Maybe the feedback will reveal an area that you merely need to think about and implement in the future. Always show appreciation for the thoughts of others. Say thank you.
If you continue to get the same feedback about an area that is difficult to understand or the listeners think you should change, consider if it time to go back to your drawing board for re-evaluation. Feedback is the fastest and cheapest way to sharpen your idea and product.
4. Prepare yourself emotionally for a “no.”
I often meet people these days that are going through tough things, and for many of them, they don’t know how to deal with it emotionally. Defeat seems to permanent in their mind.
I am reluctant to share my own story with people for many reasons, but mostly, because I don’t want to dwell on the past and also because it is so far behind me—I have dealt with it.
In a way, my past has made me resilient, and it has taught me to bet on myself. I don’t fear failure, though it is not fun, and I welcome adversity. I might seem like a crazy person when a friend is telling me about a challenge in their life, and I get excited on their behalf, but I’m excited for the opportunities that come along with the hardship.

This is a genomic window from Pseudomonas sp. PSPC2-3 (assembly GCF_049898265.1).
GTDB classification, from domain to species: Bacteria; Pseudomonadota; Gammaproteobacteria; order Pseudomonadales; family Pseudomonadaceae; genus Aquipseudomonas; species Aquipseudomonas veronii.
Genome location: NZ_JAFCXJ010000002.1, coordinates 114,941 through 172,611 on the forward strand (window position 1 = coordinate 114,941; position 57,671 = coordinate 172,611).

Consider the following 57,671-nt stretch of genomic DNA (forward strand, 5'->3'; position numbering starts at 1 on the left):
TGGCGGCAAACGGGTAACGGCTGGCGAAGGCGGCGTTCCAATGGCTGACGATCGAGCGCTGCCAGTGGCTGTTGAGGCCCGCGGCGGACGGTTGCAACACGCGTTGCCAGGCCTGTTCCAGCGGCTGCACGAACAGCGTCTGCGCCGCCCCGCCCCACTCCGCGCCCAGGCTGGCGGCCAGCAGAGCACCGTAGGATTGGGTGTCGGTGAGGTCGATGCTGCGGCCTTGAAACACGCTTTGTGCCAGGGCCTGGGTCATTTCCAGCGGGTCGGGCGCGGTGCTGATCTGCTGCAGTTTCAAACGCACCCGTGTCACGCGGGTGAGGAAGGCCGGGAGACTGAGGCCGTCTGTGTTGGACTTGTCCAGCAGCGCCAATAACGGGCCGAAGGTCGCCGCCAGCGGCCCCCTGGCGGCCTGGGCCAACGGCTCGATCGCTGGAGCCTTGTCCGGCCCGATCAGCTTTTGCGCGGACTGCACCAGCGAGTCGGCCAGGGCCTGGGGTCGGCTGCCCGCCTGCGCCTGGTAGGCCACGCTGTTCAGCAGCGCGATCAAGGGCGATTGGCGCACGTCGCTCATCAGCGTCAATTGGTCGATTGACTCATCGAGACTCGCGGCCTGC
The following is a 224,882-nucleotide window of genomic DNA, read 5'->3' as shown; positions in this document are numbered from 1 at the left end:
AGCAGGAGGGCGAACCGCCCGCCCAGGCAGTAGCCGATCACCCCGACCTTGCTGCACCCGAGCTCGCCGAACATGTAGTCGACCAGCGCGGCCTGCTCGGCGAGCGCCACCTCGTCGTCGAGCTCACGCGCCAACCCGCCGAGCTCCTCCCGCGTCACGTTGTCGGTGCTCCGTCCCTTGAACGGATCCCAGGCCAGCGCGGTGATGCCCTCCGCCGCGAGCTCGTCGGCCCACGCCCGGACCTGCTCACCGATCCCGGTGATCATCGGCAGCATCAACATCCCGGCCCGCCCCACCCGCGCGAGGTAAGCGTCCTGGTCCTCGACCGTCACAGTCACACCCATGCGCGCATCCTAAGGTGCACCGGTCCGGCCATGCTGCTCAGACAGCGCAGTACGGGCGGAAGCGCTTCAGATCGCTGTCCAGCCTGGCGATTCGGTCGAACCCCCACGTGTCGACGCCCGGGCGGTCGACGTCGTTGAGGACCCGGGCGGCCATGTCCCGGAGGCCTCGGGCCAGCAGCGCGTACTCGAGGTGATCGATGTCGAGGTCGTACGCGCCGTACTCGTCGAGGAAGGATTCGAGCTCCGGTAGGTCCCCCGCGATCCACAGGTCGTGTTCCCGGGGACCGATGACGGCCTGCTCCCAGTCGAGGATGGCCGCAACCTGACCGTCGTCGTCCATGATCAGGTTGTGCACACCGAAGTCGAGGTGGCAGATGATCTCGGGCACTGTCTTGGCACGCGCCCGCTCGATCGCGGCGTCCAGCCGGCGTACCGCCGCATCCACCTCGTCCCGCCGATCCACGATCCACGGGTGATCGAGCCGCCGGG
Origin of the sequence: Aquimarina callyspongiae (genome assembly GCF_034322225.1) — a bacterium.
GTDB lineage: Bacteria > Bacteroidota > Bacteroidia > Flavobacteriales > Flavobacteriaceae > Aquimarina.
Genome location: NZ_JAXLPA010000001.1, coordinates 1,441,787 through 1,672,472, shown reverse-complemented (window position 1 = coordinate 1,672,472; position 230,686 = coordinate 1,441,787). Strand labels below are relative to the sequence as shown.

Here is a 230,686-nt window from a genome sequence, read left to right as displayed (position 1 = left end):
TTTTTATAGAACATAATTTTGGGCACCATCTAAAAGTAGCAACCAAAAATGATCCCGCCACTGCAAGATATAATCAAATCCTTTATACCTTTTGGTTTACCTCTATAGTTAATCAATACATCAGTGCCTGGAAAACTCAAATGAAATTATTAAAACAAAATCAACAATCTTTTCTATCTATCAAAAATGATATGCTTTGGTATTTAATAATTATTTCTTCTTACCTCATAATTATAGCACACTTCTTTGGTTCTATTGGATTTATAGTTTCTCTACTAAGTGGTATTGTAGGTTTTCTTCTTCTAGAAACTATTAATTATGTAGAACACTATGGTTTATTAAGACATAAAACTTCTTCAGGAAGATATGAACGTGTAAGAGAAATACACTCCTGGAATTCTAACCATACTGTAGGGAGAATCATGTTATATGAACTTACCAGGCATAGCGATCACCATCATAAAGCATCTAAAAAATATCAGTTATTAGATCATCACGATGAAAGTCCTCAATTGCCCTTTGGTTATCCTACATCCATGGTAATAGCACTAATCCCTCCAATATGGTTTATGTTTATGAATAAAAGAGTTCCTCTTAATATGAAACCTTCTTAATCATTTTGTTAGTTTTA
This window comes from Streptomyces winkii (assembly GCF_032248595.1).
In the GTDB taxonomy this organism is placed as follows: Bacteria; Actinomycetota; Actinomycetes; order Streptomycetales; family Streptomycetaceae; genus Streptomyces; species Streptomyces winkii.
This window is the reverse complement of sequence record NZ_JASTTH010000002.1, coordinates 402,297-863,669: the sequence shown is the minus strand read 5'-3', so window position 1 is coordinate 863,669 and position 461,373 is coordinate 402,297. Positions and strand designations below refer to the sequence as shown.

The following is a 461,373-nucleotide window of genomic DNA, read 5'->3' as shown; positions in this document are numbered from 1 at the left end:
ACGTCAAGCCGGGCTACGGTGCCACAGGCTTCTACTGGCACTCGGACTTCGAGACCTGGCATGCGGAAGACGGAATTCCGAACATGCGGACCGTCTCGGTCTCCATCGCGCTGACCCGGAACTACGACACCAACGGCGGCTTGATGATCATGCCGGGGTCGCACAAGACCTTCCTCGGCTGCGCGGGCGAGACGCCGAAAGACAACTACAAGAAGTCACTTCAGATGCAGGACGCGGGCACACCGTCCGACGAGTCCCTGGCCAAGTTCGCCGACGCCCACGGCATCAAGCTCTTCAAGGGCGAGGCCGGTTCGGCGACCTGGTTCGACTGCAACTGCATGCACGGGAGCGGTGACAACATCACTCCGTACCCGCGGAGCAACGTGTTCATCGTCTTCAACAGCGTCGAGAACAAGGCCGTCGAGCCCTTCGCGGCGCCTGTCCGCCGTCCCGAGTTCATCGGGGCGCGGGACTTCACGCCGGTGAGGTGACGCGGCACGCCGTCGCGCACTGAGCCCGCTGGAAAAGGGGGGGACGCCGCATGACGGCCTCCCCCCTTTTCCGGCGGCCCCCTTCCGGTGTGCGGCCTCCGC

When it comes to my professional life, it means that a “no” is exciting, because it just says there are other doors I need to knock on. On a practical level, that has meant that when, recently, I have applied for a job and didn’t get it, I looked at the challenges and opportunities for learning new things in other positions. Hurdles that gave me skills that have now brought forth loads of new opportunities.
Defeat is not a permanent state in life, it is a step that will advance your ability to fight harder, think outside the box, learn from your mistakes, and adjust your strategy.
“To become resilient, you must understand that success and rejection go hand-in-hand and that you simply cannot advance if you always play it safe.” —The Muse, How to Move on When You Didn’t Land the Job.
Go get ’em, tiger!
I hope this post has given you tools and thoughts on how to succeed and keep grinding with your idea. I really want you to achieve your dreams, and I urge you to leave a comment below so that everyone else who reads this can “bet on you” as well.
Disclaimer: The information in this blog is meant as help and is for general informational purposes only. Meaning, do not consider this as legal advice or a consultation. To clarify, I am a communication strategist and consultant with a degree in Communications, and I teach on conflict resolution and communication skills. Surely, I love what I do, and my advice is always based on either textbook communication theory or empirical evidence. However, I cannot be held liable for how you apply my advice. Without a doubt, I hope you well and success in applying the views I share on this blog.